With around 9,000 French students received every year, Spain is the main Erasmus+ destination. Between the cost of living, the weather and the festive mood, the country’s assets are far from negligible.
Asked last autumn by l’Etudiant about the specificities of the host country, students who took Erasmus+ to Spain were unanimous: “The welcome is warm, it is good to live there and the historic cities are magnificent”, “the climate is well, people are happy, it’s a perfect country for students”, “a good atmosphere combined with a very low cost of living”…
So, long live Spain? Yes, answer without hesitation Julie, 20, third-year math student at the University of Lille (59) and Pierre, 22, fifth-year engineering student at Polytech Lille. Since the start of the 2021 school year, both have settled in this country, which gives them a contagious joie de vivre.
A peculiar way of life
It wasn’t the destination of his dreams, but at the end of the day, for Pierre, Spain is almost a revelation. “In my course, international mobility is mandatory. I wanted to go to Quebec. I had made all my mobility wishes there, but with Covid it was no longer possible.. So I turned to the other destinations in Europe. I chose to go to Madrid because it looked good“, says the student engineer from Lille and does not regret anything, quite the opposite.
In mobility of studies for a semester, the student has already taken charge of his Spanish life. “My rhythm of life is completely eccentric, we eat later for lunch and dinner, it suits me very well. I have a stable schedule with classes only in the afternoon from 3:30 pm to 7:30 pm. Even though I have a lot of personal work, it gives me time to enjoy it.”
For her part, Julie is a true Spaniard at heart. In college, she discovers a language and then a culture that she particularly likes. “I would like to become a math teacher and teach Spanish to the European sections of high school, for example. So I knew that one day I would go there.”
It’s done : the student from Lille moved to Malaga last August for a full year. If Argentina could very well have been his base, the health crisis, the financial cost of fate and the distance from his family made him take the direction of Spain without hesitation. “My life here is going great, despite the shock of the first day, when I told myself I was really alone. I had no choice but to integrate and everything went very well.“
Version “The Spanish Inn” 2021–2022
Listening to them, there is no doubt: “The Spanish Inn” remains relevant, 20 years after the release of Cédric Klapisch’s cult film. Even though the plot takes place in Barcelona, the festive atmosphere remains the same. “Spanish people are very fond of being outdoors, it never feels like it’s too late“, assures Pierre. “The Spanish rhythm is very particular: they rest in the afternoon, they are not in a hurry when they walk and they leave very easily even without the opportunity. Bars are your place of life“, confirms Julia.
But it’s the weather that wins every vote : with 2,769 hours of sunshine a year on the clock, only Malta and Portugal can compete in Europe. “It plays with humor and morale,” the two students exclaim.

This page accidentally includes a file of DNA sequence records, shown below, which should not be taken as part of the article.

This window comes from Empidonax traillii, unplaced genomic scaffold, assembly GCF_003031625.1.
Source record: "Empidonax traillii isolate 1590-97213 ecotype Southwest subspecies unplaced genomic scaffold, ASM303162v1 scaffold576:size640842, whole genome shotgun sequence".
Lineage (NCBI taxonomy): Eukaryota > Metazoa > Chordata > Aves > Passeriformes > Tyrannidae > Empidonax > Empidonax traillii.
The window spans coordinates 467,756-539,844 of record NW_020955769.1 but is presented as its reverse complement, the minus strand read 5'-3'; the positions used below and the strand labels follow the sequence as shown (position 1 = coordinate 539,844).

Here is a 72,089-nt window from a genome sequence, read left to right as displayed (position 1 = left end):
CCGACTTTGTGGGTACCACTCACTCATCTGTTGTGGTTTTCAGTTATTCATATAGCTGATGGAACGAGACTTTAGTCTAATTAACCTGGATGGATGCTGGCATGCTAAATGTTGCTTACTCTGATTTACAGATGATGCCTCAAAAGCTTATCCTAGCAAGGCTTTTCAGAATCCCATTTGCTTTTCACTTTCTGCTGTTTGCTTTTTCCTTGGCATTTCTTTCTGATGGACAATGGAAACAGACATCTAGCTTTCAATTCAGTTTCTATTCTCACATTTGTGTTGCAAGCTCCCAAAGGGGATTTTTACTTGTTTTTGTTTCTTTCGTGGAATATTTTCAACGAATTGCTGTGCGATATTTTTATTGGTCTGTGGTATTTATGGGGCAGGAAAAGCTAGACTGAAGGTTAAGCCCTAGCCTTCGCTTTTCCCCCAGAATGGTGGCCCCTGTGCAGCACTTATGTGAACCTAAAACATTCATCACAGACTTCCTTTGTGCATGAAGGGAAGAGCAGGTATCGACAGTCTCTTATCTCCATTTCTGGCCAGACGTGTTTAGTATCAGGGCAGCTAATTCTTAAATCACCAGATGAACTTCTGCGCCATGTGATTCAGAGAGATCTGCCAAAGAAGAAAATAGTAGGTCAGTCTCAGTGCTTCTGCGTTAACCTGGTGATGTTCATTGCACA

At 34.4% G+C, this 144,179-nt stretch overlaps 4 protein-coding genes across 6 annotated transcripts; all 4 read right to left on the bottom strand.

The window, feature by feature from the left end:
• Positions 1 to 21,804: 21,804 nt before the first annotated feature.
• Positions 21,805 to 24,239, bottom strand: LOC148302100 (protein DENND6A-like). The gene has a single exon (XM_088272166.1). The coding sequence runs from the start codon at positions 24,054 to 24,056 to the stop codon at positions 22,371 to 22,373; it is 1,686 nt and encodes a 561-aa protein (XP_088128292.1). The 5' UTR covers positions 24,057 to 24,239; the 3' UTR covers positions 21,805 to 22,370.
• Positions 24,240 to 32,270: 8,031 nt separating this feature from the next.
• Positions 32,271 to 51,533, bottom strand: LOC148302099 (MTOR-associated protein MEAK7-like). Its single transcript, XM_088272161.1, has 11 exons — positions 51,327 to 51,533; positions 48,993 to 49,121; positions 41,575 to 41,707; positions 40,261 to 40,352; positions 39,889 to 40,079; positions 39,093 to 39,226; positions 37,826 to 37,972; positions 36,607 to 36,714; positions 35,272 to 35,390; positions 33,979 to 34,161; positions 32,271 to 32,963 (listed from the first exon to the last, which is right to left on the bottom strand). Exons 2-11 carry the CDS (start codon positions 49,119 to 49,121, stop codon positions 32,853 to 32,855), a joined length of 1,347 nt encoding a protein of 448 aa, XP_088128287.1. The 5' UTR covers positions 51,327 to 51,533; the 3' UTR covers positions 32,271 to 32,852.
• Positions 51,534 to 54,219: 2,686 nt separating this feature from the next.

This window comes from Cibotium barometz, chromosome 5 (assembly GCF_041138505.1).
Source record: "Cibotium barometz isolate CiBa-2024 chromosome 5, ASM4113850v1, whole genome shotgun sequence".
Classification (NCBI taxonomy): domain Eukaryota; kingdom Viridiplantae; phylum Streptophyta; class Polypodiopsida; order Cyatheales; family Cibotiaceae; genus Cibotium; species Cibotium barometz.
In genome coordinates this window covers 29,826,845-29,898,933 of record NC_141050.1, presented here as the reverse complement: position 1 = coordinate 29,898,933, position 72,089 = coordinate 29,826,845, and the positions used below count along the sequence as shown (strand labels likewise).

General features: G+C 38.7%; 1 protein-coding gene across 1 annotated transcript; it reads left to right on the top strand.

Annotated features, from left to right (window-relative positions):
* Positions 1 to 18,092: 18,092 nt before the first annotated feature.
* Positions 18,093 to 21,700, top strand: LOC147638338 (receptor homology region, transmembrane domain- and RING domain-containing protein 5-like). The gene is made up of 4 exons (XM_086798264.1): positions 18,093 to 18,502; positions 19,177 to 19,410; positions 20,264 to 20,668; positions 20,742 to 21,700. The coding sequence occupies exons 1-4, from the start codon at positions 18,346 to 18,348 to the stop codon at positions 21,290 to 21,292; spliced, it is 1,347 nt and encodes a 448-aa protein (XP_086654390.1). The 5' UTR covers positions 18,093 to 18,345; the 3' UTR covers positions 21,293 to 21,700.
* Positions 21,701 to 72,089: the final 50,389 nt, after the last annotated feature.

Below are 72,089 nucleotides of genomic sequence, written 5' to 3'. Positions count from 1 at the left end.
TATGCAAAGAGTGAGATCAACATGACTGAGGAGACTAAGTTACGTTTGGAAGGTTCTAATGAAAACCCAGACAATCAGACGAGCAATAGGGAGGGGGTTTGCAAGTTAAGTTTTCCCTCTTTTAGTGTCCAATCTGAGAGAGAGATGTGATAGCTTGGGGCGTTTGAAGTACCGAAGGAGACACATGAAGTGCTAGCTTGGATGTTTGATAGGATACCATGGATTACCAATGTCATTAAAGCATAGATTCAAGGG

Add to that a good dose of culture (no less than 49 monuments classified as UNESCO heritage sites) and an affordable cost of living (on average, 229 euros per month for a 20m² studio), students are convinced. No one even thinks of citing culinary traditions among the benefits.
“In Madrid, there is this international side, but with a lot of French people. It is ideal for meeting people. The Spaniards are also very receptive, always friendly, it’s easy to have a beer with them”, specifies Pierre, who also multiplies sports activities to go out. “I think I managed to do more things here than if I had entered Canada, where people leave any less.” Julie also takes advantage of her free time to discover Andalusia : planned several excursions to Cordoba, Seville or Granada, accompanied or not by other Erasmus students.
Speak Spanish, an advantage during your Erasmus+
The hardest for the two Lille residents: find inconvenience to the country. Ultimately, it is the language that unites them. Unlike other European countries, English is not really the quintessential international language. The mastery of Shakespeare’s language by Spaniards is equivalent to that of French, according to Education First (a Swedish company specializing in learning English).
In Madrid, Pierre has the chance to take English courses. This is also why he chose to study in the capital. “We can speak English with the other students, but not outside.”
Julie, who already had a very good level of Spanish before leaving, also indicates that mastering some Spanish words can be essential. “In my class, my classes are in Spanish and I am the only student in Erasmus. Even in my student residence, where there are only Spaniards. However, if I hadn’t mastered a few words, it would have been difficult for me to share table discussions, exchange, integrate. I think that before leaving for Spain, you must have a correct level of Spanish. To speak is also to understand the culture of the country”she points.
You will understand, therefore, that you only need to learn a few words of Spanish to make the most of your stay in Spain.